Project description:The caveolin 1 to caveolin 2 (CAV1-CAV2) gene region on chromosome 7q31 has been reported to be associated with susceptibility to primary open angle glaucoma (POAG) and normal tension glaucoma (NTG) in previous studies. We investigated whether genetic variants in the CAV1-CAV2 region are associated with NTG in Japanese patients. Two hundred and ninety-two Japanese patients with NTG and 352 Japanese healthy controls were recruited. We genotyped three single-nucleotide polymorphisms; that is, rs1052990, rs4236601, and rs7795356, in the CAV1-CAV2 gene region and assessed the allelic diversity among cases and controls. The frequency of the minor allele (G) of rs1052990 was significantly decreased in NTG cases compared with controls (P=0.014, OR=0.71), whereas NTG or POAG cases had a significantly higher frequency of the allele than controls in previous studies. Conversely, rs7795356 did not show any significant association with NTG cases, and rs4236601 was monomorphic in the Japanese study population. Our findings did not correspond with previous positive results, suggesting that CAV1-CAV2 variants studied in the present study are not important risk factors for NTG susceptibility in all populations. Further studies are needed to elucidate the possible contribution of the CAV1-CAV2 region to the development of glaucoma.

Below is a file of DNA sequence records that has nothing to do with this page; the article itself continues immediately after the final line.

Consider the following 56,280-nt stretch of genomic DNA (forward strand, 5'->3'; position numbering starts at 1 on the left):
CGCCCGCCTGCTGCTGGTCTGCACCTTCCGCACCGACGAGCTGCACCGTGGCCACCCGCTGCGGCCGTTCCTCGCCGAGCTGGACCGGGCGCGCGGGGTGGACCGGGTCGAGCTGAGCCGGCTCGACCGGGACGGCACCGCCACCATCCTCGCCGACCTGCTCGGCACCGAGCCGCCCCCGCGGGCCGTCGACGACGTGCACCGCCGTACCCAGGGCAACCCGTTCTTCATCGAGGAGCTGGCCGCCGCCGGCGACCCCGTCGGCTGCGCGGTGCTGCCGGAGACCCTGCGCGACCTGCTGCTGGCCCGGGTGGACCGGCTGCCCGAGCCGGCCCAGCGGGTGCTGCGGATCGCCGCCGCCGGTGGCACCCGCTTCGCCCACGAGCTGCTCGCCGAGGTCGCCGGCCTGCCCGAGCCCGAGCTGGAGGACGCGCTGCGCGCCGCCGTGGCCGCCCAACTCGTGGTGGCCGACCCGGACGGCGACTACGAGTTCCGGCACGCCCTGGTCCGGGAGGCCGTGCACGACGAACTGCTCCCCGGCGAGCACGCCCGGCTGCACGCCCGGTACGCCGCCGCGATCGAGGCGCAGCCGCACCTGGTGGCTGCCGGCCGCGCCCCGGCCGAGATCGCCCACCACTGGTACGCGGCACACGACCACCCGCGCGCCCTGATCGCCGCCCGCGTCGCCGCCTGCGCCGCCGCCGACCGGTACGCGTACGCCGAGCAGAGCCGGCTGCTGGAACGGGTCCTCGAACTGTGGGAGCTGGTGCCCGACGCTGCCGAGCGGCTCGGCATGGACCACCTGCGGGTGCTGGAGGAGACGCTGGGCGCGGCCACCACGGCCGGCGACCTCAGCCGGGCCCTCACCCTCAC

Project description:BACKGROUND:It is reported that glaucoma may be associated with vascular dysregulation. Normal tension glaucoma (NTG) and primary open angle glaucoma (POAG), which feature different intraocular pressure levels, may manifest differential features of systemic autonomic dysregulation. METHODS AND RESULTS:We investigated autonomic regulation to carbohydrate ingestion and postural change in 37 glaucoma patients (19 NTG and 18 POAG) and 36 controls. Subjects were age and gender-matched, normotensive, and had normal comparable insulin sensitivity. Continuous finger arterial pressure and ECG was recorded in supine and standing positions before and after carbohydrate ingestion. Low frequency (LF, 0.04-0.15Hz) and high frequency (HF, 0.15-0.4Hz) spectral power of heart rate and systolic blood pressure variability (HRV and SBPV) were calculated to estimate sympathovagal function. Overall comparison glaucoma (N = 37) and controls (N = 36) showed an increased sympathetic excitation, vagal withdrawal and unstable mean arterial pressure after carbohydrate ingestion in glaucoma patients. Glaucoma severity by retinal nerve fibre layer (RNFL) thickness is positively correlated to autonomic responses (HRV LF power and HF power in normalised units (nu), and HRV LF/HF ratio) after carbohydrate ingestion. Early (30 minutes) following carbohydrate ingestion, SBP LF power and HRV parameters remained unchanged in controls; while POAG showed abnormal autonomic responses, with a paradoxical vagal enhancement (increased HRV HF power in nu) and sympathetic inhibition (decreased HRV LF power nu and HRV LF/HF ratio), and associated hypotension. Later (60-120 minutes) following carbohydrate ingestion, HRV parameters remained unaltered in controls; whereas NTG manifested vagal withdrawal (reduced HRV HF power nu) and sympathetic hyper-responsiveness (increased HRV LF power nu and HRV LF/HF ratio), despite increased SBP LF power in both controls and NTG. Both NTG and POAG exhibited attenuated autonomic responses to postural stress. CONCLUSIONS:NTG and POAG both manifest some systemic autonomic cardiovascular dysregulation. However, the two forms of glaucoma respond differentially to carbohydrate ingestion, irrespective of insulin resistance.